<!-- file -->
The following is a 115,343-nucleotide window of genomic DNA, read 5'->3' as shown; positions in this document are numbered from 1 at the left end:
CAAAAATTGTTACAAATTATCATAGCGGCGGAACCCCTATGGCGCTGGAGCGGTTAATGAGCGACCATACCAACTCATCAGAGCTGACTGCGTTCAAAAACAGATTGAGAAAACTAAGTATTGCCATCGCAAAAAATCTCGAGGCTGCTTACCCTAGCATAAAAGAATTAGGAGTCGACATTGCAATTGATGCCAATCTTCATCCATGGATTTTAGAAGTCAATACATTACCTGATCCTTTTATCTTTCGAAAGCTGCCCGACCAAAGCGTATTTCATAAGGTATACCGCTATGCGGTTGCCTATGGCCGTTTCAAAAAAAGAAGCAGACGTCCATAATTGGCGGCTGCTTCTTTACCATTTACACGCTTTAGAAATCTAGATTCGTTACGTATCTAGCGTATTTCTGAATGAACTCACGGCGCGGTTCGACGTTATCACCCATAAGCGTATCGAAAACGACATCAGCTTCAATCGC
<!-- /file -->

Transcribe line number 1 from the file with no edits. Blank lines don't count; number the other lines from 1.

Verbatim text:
The following is a 115,343-nucleotide window of genomic DNA, read 5'->3' as shown; positions in this document are numbered from 1 at the left end: